A week ago, those sanctioning hearings were all but a formality. The majority would have recognized that the UFC is worth too much, financially, to turn away for another year. White would have been there, and he'd have put on a show. He probably would have put on a suit, cleaned up the language and not punctuated his arguments with expletives.

              Even then, there were going to be a few politicians who wouldn't have bought White's pitch, dancing around the fact that, basically, they believe the sport is a barbaric, ill-mannered anachronism that has no place as sanctioned family entertainment in their state.

              Now, if they play White's video blog, they might not have to say it out loud.

              So his expletive-laded tirades may play with fans, but not with sponsors. But who can say if not getting more big deals with major sponsors will get him to change his ways?

              Too bad about the Iceman. But he is 39. Not everyone can make a comeback like Randy "The Natural" Couture.
              Those who would give up Essential Liberty to purchase a little Temporary Safety, deserve neither Liberty nor Safety. - Ben Franklin
              Iain Banks missed deadline due to Civ | The eyes are the groin of the head. - Dwight Schrute.
              One more turn .... One more turn .... | WWTSD


              • #8
                When I was actively competing in TKD in the 80's, fighting from Pittsburgh to Conneticut back home to the Carolina's, I felt such a level of respect for one fighter, from Canada, his name was jean Yves Theriault..a.k.a. the Iceman..

                By trade he was a tax collector, I seem to remember, but allways the gentleman.

                Until in the ring, he took apart everyone, especially one fella who talked too much smack, Bob "Thunder' Thurman from the USA.

                Jean Yves fought long and hard, and at the twilight of his career, a trash talking, no respect giving Rick "The Jet" Roufus took him out, during their pre fight interview, showed no class to a man worthy of respect. This was somewhere between PKA and ISKA days, still it was the precursor to UFC, it helped pave the way, Joe Corley, Bill "Superfoot" Wallace,Jeff Smith,Joe Louis, Jerry Rhome and Bad Brad Hefton to name a few were those that fought for low purses and the dignity of full contact.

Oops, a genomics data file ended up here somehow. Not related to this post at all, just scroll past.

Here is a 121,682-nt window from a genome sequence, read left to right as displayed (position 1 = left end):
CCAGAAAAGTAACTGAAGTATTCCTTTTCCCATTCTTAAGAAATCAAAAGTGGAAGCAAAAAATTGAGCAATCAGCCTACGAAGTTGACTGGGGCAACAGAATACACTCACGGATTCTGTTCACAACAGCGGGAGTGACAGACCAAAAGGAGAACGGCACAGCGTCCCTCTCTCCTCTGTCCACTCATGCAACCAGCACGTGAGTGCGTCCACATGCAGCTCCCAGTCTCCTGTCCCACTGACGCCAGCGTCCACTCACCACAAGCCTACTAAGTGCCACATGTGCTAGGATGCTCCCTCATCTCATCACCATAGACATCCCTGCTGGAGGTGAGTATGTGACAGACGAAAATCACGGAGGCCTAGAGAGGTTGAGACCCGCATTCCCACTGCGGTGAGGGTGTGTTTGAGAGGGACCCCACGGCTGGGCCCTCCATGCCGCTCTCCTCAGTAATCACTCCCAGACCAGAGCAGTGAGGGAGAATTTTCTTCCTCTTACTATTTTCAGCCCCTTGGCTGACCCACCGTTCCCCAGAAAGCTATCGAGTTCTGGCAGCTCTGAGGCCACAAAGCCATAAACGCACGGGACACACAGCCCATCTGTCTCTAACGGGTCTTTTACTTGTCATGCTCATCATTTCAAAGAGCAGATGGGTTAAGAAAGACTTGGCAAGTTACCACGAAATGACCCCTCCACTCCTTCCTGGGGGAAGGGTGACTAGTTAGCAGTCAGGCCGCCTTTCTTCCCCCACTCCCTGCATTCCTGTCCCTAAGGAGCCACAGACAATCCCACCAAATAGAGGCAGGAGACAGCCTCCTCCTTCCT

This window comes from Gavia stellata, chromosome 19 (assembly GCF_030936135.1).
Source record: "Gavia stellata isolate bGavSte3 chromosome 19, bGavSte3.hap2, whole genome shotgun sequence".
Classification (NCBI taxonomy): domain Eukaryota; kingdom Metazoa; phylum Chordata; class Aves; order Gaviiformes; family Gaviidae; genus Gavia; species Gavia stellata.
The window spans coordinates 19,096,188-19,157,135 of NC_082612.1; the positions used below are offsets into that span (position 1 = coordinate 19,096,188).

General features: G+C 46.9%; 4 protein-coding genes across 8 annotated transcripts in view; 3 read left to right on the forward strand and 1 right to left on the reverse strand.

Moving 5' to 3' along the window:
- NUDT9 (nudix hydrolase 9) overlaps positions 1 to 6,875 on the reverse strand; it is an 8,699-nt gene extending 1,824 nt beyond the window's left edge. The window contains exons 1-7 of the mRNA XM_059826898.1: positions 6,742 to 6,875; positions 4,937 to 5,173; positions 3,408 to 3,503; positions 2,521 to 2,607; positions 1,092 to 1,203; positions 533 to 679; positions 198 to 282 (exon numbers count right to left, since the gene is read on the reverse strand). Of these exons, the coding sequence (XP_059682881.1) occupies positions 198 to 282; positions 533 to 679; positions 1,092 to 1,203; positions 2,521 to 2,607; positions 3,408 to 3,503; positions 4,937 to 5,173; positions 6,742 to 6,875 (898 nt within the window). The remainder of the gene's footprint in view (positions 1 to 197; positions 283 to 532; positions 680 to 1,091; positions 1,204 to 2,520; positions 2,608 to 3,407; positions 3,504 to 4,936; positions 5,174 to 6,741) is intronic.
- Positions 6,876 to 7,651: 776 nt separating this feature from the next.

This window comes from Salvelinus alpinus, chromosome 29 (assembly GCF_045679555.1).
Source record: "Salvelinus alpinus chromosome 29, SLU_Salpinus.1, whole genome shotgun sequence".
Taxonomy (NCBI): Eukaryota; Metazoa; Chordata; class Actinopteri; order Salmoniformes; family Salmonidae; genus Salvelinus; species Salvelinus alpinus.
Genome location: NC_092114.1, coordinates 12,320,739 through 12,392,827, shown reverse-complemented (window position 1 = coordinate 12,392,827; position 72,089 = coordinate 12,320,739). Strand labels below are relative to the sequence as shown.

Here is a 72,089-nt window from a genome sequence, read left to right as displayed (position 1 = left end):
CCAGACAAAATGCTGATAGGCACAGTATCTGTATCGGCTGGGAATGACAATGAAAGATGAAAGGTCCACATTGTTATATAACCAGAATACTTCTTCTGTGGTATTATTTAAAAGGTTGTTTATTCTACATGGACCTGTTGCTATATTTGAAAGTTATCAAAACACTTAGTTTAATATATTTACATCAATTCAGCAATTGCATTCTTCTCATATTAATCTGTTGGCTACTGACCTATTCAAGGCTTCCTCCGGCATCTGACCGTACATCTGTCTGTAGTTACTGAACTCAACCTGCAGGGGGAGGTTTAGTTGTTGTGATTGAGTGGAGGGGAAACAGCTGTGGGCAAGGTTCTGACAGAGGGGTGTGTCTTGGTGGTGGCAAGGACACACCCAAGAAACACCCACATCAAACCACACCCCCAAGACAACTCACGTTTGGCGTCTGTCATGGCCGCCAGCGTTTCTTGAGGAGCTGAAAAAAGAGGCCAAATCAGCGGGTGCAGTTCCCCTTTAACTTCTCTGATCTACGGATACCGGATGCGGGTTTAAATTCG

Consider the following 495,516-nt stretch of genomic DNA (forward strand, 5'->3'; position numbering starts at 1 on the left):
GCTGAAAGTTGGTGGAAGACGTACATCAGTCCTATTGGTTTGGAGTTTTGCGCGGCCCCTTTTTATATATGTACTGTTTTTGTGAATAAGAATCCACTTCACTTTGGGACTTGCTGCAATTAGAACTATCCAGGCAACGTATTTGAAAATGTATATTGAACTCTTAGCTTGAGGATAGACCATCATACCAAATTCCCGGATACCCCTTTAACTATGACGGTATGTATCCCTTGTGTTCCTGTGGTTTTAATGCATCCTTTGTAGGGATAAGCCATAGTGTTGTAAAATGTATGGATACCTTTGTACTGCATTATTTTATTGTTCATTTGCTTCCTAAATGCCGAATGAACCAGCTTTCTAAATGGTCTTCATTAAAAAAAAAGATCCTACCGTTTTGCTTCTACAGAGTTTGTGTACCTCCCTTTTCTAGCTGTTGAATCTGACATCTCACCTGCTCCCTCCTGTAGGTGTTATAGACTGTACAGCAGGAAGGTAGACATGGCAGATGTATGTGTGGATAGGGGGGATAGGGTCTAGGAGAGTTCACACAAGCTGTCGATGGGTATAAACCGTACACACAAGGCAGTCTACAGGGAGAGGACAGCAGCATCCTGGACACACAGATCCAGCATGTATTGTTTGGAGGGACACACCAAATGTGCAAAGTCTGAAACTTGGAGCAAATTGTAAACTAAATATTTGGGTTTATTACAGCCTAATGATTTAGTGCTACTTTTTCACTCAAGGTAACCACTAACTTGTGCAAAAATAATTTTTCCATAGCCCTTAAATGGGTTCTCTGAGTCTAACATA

I have to say Dana White is a great promoter of the sport within the confines of the Octagon, but mainstream America, or perhaps mainstream advertisment, cant and wont condone a back alley way of addressing people. See, its all about dollars and sense, making money and people coming to their senses, not accepting the prejudices of a tyrant to flow from "His" mountain top.

                I would ask Ming and rah, not sure about rah but Ming dealt with advertising for at least awhile, I can almost assert with confidance, Ming would say the consumers who pay for products wont appreciate a cursing,prejudice-in your face front man being associated with their product for long.

                I read somewhere in past couple weeks, its one thing to train and turn loose bullies in the Octagon, quite another to be one outside when promoting your cause.

                Brother Bruce
                Hi, I'm RAH and I'm a Benaholic.-rah


                • #9
                  I'd have a better opinion of Dana White if every third word out of his mouth didn't have to be bleeped out. And that's when he knows he's on TV.

                  Could be part of marketing to the viewing audience, I suppose. Do tough guys and wanna be tough guys need to swear that much?